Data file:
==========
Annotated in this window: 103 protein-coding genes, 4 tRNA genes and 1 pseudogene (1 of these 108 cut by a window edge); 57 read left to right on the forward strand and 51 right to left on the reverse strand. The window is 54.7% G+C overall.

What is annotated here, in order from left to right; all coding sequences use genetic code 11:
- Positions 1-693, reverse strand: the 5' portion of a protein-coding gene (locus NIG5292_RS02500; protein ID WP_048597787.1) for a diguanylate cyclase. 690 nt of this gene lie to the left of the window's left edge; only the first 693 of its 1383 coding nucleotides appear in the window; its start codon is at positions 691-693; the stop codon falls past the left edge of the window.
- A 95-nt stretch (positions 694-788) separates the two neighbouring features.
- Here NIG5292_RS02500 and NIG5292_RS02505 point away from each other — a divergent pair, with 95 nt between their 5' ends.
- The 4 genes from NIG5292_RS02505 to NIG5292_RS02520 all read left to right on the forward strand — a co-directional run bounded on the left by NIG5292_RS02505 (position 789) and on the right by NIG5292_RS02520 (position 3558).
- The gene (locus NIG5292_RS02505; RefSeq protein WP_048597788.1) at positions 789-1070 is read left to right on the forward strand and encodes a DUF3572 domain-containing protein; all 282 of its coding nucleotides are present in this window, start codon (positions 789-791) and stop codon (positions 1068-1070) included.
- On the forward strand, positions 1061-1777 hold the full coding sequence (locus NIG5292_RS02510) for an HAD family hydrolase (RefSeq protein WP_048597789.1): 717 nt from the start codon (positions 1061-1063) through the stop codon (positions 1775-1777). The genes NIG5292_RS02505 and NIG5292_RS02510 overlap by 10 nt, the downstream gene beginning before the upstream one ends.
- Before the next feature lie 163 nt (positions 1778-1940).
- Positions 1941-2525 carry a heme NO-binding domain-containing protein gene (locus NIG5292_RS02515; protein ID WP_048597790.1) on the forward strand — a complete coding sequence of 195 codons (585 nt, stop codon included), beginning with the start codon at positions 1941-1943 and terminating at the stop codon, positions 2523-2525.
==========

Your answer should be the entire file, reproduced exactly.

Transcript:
Annotated in this window: 103 protein-coding genes, 4 tRNA genes and 1 pseudogene (1 of these 108 cut by a window edge); 57 read left to right on the forward strand and 51 right to left on the reverse strand. The window is 54.7% G+C overall.

What is annotated here, in order from left to right; all coding sequences use genetic code 11:
- Positions 1-693, reverse strand: the 5' portion of a protein-coding gene (locus NIG5292_RS02500; protein ID WP_048597787.1) for a diguanylate cyclase. 690 nt of this gene lie to the left of the window's left edge; only the first 693 of its 1383 coding nucleotides appear in the window; its start codon is at positions 691-693; the stop codon falls past the left edge of the window.
- A 95-nt stretch (positions 694-788) separates the two neighbouring features.
- Here NIG5292_RS02500 and NIG5292_RS02505 point away from each other — a divergent pair, with 95 nt between their 5' ends.
- The 4 genes from NIG5292_RS02505 to NIG5292_RS02520 all read left to right on the forward strand — a co-directional run bounded on the left by NIG5292_RS02505 (position 789) and on the right by NIG5292_RS02520 (position 3558).
- The gene (locus NIG5292_RS02505; RefSeq protein WP_048597788.1) at positions 789-1070 is read left to right on the forward strand and encodes a DUF3572 domain-containing protein; all 282 of its coding nucleotides are present in this window, start codon (positions 789-791) and stop codon (positions 1068-1070) included.
- On the forward strand, positions 1061-1777 hold the full coding sequence (locus NIG5292_RS02510) for an HAD family hydrolase (RefSeq protein WP_048597789.1): 717 nt from the start codon (positions 1061-1063) through the stop codon (positions 1775-1777). The genes NIG5292_RS02505 and NIG5292_RS02510 overlap by 10 nt, the downstream gene beginning before the upstream one ends.
- Before the next feature lie 163 nt (positions 1778-1940).
- Positions 1941-2525 carry a heme NO-binding domain-containing protein gene (locus NIG5292_RS02515; protein ID WP_048597790.1) on the forward strand — a complete coding sequence of 195 codons (585 nt, stop codon included), beginning with the start codon at positions 1941-1943 and terminating at the stop codon, positions 2523-2525.